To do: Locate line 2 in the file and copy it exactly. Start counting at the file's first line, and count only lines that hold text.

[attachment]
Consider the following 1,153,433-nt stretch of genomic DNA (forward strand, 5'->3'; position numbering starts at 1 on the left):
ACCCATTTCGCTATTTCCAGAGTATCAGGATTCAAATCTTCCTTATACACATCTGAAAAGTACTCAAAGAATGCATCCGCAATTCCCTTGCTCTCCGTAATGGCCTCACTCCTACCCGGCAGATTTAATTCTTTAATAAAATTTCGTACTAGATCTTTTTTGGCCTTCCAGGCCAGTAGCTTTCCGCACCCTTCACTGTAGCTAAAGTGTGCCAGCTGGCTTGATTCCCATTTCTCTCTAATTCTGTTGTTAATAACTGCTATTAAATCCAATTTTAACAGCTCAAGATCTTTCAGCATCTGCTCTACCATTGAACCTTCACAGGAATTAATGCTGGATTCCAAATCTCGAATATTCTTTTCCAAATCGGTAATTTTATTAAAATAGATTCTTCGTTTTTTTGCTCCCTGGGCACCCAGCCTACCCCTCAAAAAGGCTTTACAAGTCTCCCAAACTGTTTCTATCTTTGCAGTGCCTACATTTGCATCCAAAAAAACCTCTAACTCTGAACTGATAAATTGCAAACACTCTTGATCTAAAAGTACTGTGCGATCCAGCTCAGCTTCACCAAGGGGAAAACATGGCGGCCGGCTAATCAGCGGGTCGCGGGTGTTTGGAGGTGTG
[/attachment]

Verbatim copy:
ACCCATTTCGCTATTTCCAGAGTATCAGGATTCAAATCTTCCTTATACACATCTGAAAAGTACTCAAAGAATGCATCCGCAATTCCCTTGCTCTCCGTAATGGCCTCACTCCTACCCGGCAGATTTAATTCTTTAATAAAATTTCGTACTAGATCTTTTTTGGCCTTCCAGGCCAGTAGCTTTCCGCACCCTTCACTGTAGCTAAAGTGTGCCAGCTGGCTTGATTCCCATTTCTCTCTAATTCTGTTGTTAATAACTGCTATTAAATCCAATTTTAACAGCTCAAGATCTTTCAGCATCTGCTCTACCATTGAACCTTCACAGGAATTAATGCTGGATTCCAAATCTCGAATATTCTTTTCCAAATCGGTAATTTTATTAAAATAGATTCTTCGTTTTTTTGCTCCCTGGGCACCCAGCCTACCCCTCAAAAAGGCTTTACAAGTCTCCCAAACTGTTTCTATCTTTGCAGTGCCTACATTTGCATCCAAAAAAACCTCTAACTCTGAACTGATAAATTGCAAACACTCTTGATCTAAAAGTACTGTGCGATCCAGCTCAGCTTCACCAAGGGGAAAACATGGCGGCCGGCTAATCAGCGGGTCGCGGGTGTTTGGAGGTGTG